Isaach De Bankolé in Mother of George (2013)dir. by Andrew Dosunmu
Interlude #milonloh #rogermbee #IMh #paris
Soleil O/Oh Sun (Med Hondo - 1967)
|—||Arundhati Roy, The God of Small Things|
This rhetoric of “both sides” implies that pain and fault belong equally to Palestinians and Israelis. It erases manifold, unmistakable, qualitative and quantitative differences at play in Israel’s attack on the Gaza Strip and the political-historical context in which this is taking place — most centrally, that what is occurring is part of a settler-colonial invasion.
“Both sides” rhetoric refuses to make even the easiest, most obvious judgment, to which any honest evaluation of the information points: that Israel is massacring Palestinian adults and children, 77% of whom are civilians, and subjecting them to collective punishment; that Israel evidently claims for itself a right to extra-judicially execute anyone who it says is a Hamas member, a practice too few among even Palestine’s allies have denounced; that Israel is bombarding what is essentially a giant refugee camp home to an imprisoned population of a people Israel has ethnically cleansed, occupied, subjected to apartheid, and repeatedly slaughtered; that international law does not grant Israel a “right to defend itself” against the Gaza Strip. And that international law does grant Palestinians a right to resist using armed struggle.
To employ “both sides” rhetoric completely misrepresents the situation. It is not “both sides” who take thousands of political prisoners. Both sides do not systematically torture each other. Both sides do not control each other’s freedom of movement, or access to the sea, drinking water, and education.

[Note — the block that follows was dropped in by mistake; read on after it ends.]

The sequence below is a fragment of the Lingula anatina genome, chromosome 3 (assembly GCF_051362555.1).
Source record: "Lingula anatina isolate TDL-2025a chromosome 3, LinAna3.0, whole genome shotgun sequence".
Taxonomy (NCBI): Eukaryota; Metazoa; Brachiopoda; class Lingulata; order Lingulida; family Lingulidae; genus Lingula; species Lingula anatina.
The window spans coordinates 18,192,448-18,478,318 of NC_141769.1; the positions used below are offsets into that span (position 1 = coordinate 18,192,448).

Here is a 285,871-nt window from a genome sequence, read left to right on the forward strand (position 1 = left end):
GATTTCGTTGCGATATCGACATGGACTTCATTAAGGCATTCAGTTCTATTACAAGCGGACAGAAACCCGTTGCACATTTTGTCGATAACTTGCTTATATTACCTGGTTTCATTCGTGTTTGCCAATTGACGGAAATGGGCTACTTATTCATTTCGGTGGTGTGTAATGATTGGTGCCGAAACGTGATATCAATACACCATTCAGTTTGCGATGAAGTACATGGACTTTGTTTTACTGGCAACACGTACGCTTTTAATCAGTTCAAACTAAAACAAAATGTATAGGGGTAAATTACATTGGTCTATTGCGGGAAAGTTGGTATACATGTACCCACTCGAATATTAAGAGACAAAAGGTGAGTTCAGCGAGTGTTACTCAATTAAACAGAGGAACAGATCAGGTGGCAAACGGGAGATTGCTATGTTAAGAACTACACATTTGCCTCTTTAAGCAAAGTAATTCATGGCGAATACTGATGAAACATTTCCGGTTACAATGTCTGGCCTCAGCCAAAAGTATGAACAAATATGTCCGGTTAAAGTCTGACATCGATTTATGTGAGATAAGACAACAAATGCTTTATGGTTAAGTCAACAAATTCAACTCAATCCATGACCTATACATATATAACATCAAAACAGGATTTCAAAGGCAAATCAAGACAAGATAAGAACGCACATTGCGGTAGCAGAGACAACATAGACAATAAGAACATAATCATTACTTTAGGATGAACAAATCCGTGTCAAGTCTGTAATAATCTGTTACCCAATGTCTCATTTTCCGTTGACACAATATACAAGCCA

Greg Shupak - "A Plague on One House" via Jacobin Magazine
Kanye West keeps it simple, but casual cool, for his cover and editorial feature in the August issue of GQ magazine photographed by Patrick Demarchelier.
Test Shots is an ongoing series of portraits taken in the studio with photography couple Rog and Bee Walker. Each photograph, taken mostly of their close friends and fellow creatives, is as striking as it is simple.
Opting for a sombre and dark background, coupled with poised and pensive subjects, Walker’s shots manage to maximize on the simplicity of the traditional portrait style by making use of a medium format camera that provides an image quality which, despite the powerful stillness of each individual, vividly brings the details of each photograph to life. This brings out both a sense of strength and vulnerability in each picture, alluding to the intimate two-way dialog between subject and photographer.
"This is the most organic method of communication I have. Photography is the way I speak…It doesn’t get more personal than another human, and that’s what I’m looking to capture, that connection between humanity." - Rog Walker
We don’t need to replace our history with myths to validate ourselves and our cultures. Keep it real.
This is literally why I get super annoyed with all those ridiculous ancient egypt memes like pls shut the fuck up and stop using dead people in your bs respectability politics
MENGWELUNE . Bamoun kingdom images
|—||―Paulo Freire, Pedagogy of the Oppressed|
The Atlantic’s In Focus blog is doing a great photo series on America in the early 1970s. Last week they took a look at documentary photographer John H. White, who went on to win the Pulitzer Prize for Photojournalism in 1982. Here’s a quick look at the series, and you can see the whole thing over at The Atlantic.